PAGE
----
But "the people" would not submit. Amid the humiliating airport searches and across their wiretapped communications they voted down, voted out, argued back against the bastards. Unevenly, haltingly, but steadily. For the last few years all those stories from American history, our history, have been unusually lively to me. For good reason I have felt a kinship to Francis Marion the Swamp Fox, and Greene, and Washington.
The MN Senate election ended up breath-takingly close. Who won is actually NOT as important as the fact of the Recount itself. A law, drawn up by the people of Minnesota, was in place, with procedures and plans and rules and clarity of what was to be done--- so that the voice and vote of the PEOPLE would be expressed. Those 3 million votes would be counted..... and recounted, carefully, patiently.... by poll workers and election officials from Pipestone to Baudette... by the people..... for the people.
The whole machinery cranking up and going forward was a smashing defeat for the smashers. "Brooks Brothers" rioters would NOT carry the day. (The only people I really called out in these diaries, daring those jackboot wannabes to come here for a round to offset Florida 2000. The gasbag cowards never showed.) The Jim Baker (Bush family fixer) Money-and-Lawyer machine would NOT clank their panzers to another blitzkrieg win. Ben Ginsberg's loathsome contempt and arrogance would NOT intimidate or stampede the Secretary of State or those in the courthouses. (Interesting that Ginsberg was hired on back in November but scurried in the background all through December during the actual Recounting and only emerged into light when the court maneuvering started. When these last ballots get counted I don't think Ben will be visible at all. Ballots being counted and democracy in action are like garlic and a silver cross to a vampire like Ginsberg.)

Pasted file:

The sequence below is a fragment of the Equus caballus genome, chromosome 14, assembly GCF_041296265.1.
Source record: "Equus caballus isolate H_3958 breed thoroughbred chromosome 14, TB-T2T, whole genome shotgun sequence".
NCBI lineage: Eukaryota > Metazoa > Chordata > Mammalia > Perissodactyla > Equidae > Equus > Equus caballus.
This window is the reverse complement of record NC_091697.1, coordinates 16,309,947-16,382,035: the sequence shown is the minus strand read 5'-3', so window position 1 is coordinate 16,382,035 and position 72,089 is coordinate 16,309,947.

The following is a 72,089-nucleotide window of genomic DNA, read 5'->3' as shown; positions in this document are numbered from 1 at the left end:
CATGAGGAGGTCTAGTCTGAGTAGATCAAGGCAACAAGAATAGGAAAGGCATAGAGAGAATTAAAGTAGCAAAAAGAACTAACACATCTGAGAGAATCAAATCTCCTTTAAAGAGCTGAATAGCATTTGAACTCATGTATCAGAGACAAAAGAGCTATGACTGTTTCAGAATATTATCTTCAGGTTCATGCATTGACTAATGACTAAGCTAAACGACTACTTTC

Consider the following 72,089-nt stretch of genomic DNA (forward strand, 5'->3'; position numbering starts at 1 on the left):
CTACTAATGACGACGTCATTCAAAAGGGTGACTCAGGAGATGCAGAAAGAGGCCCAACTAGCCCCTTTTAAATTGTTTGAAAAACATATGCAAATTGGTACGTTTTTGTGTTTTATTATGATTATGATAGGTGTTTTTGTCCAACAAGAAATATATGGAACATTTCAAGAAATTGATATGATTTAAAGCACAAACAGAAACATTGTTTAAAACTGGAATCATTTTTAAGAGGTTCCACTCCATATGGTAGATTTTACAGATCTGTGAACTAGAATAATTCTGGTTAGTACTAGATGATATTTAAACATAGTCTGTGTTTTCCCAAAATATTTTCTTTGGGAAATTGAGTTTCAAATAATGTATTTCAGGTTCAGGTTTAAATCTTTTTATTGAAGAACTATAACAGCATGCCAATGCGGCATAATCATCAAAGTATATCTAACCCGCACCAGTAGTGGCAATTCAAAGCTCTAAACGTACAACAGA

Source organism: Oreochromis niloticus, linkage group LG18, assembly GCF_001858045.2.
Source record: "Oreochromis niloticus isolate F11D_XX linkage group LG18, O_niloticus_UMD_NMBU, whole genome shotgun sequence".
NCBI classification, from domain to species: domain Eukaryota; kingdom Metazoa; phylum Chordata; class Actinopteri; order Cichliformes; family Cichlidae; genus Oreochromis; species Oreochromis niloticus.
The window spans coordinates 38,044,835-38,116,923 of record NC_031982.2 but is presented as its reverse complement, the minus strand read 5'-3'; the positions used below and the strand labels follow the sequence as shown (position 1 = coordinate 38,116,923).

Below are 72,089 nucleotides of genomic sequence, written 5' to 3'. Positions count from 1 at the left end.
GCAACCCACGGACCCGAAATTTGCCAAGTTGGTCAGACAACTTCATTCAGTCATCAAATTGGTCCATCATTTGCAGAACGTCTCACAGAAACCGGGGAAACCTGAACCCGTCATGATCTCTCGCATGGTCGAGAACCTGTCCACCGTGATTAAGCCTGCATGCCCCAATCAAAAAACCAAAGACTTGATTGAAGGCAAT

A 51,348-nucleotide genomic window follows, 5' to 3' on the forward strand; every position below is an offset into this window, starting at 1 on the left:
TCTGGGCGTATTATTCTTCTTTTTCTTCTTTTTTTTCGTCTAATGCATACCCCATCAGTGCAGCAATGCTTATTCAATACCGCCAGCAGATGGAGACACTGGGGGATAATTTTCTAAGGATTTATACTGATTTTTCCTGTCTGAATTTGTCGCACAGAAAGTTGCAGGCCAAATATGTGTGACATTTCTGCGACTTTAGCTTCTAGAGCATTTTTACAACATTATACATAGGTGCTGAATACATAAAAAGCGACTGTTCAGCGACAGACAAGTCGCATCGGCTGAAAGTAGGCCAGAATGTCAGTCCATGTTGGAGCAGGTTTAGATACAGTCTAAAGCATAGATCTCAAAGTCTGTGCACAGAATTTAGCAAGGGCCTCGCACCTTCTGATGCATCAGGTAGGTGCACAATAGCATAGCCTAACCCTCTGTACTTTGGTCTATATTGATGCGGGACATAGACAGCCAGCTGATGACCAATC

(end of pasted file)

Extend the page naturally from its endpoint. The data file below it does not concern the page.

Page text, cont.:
The arguments of the last 7 weeks and the orders and decisions yet to come are merely (MERELY!) an extension of that democratic impulse. Mi Corazon is right. The ECC and even the MN Supreme Court should step back and let the votes, these finally settled upon, LAST votes of 2008, be counted in front of the PEOPLE. Its their election, their vote, their state, our democracy. Huzzah!